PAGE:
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'It'll smell pretty bad' — State to chemically kill Wagon Train fish to eliminate unwanted species

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The fish at Wagon Train Lake won’t be biting after Wednesday.

They’ll be floating, then decomposing.

The Nebraska Game and Parks Commission plans what it calls a chemical renovation of Wagon Train — treating the lake with hundreds of gallons of pesticide to eliminate a trio of undesirable species that are threatening water quality and crowding out game species.

But rotenone doesn’t discriminate. “It’s not selective,” said Jeff Jackson, aquatic habitat program manager for G&P. “It will affect any gilled breathing organism.”

And that means the desirable species — channel catfish, crappie, bluegill and bass — will perish, too, and require restocking.

The move is an offshoot of a broader improvement plan for the lake, including boat ramp and dock improvements, creating habitat structures and cleaning out an upstream sediment dam.

“At the same time, we were starting to realize our fisheries are in a pretty steep decline, and we've got a lot of fish in that system that we didn't want in there. And they've pretty much taken over.”

Specifically, the commission is trying to rid the lake of common carp, an invasive species whose feeding habits can muddy the water and lead to the decline of the sport fish population, Jackson said.

It’s also targeting gizzard shad and the invasive white perch, whose quick-growing populations can dominate a lake at the expense of other species.

The commission has used the pesticide in hundreds of Nebraska lakes, Jackson said, including Conestoga, just west of Lincoln. It had the same problems — carp, white perch and gizzard shad — but now it has what he called an outstanding fishery.

Still, it’s not always a popular move, and the commission takes criticism when it kills off an entire lake’s population.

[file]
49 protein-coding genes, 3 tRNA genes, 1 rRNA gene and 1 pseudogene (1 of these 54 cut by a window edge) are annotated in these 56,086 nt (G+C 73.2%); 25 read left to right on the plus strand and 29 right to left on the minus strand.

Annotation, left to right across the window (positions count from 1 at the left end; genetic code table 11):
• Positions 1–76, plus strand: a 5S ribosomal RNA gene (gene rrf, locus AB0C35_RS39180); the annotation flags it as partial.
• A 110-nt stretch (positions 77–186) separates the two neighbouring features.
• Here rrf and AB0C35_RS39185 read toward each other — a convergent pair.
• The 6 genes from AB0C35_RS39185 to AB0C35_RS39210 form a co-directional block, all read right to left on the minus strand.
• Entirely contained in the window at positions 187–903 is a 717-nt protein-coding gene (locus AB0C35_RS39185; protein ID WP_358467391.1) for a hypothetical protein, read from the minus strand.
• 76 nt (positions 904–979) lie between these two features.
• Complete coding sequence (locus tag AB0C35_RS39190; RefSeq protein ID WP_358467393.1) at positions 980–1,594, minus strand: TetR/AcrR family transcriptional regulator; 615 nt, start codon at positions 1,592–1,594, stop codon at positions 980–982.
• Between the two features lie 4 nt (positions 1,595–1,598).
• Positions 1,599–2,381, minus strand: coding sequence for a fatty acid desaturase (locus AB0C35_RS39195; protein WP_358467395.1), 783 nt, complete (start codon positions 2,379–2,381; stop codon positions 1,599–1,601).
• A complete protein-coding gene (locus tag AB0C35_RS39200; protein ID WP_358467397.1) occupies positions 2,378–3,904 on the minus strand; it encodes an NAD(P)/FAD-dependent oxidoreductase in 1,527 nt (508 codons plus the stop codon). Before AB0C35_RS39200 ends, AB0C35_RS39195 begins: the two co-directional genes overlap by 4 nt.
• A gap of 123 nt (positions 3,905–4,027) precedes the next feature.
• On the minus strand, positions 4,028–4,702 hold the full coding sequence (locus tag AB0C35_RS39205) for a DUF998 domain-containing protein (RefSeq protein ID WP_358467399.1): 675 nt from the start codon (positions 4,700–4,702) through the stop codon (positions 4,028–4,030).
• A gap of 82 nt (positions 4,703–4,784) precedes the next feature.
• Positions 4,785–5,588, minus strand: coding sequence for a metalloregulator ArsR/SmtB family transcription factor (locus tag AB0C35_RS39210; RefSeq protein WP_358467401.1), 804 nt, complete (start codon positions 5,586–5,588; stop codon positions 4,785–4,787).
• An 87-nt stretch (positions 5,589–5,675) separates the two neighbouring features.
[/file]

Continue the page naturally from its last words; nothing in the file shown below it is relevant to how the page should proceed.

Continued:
“Every time,” he said. “It’s just one of those things. It’s like going to the dentist’s office. If you have a cavity, there’s only one way to fix it, that we know. It requires a little pain up front.”

So Wednesday, Game and Parks crews in boats and on shore will spray 600 to 700 gallons of rotenone into Wagon Train’s waters. The chemical is safe for other creatures in the lake — turtles, beaver and muskrat — but fast-acting on fish.

Most should be dead within an hour or two.

And many will float to the surface and wash to shore, but it’s not practical for the state to pick them up and dispose of them, he said. “We’re talking thousands of tons of fish.”

They decompose quickly, he said. But not pleasantly.

The state is closing Wagon Train’s beach and day-use areas — but not the campground on the lake’s east side — during the pesticide application, and it’s not clear when they’ll reopen.

Or when they’ll be inviting.

“It'll smell pretty bad there for a while. So that may not be where you want to be when it’s 94 (degrees) out and you've got dead fish. It’s probably not a great place to bring your family to go to the beach.”

The rotenone stays in the system for only about a week, allowing the commission to begin restocking the lake with hundreds of thousands of fish.

It will start with bass and bluegill and later add channel cats, saugeye and muskellunge. It typically stocks 1,000 bluegill per acre, which means 300,000 fingerlings for the 300-acre lake. And it plans to add about 30,000 bass.

But most will be small. The bluegill, for instance, won’t measure much longer than an inch. The bass might max out at 2. The catfish will be larger, 8 to 10 inches.

So it could be two to three years before Wagon Train starts producing any keepers, Jackson said.

“It's usually not in your best interest to fish the year after we get done doing these projects. The fishing just isn’t going to be as good as it can be a couple of years down the road.”

Reach the writer at 402-473-7254 or psalter@journalstar.com.

On Twitter @LJSPeterSalter

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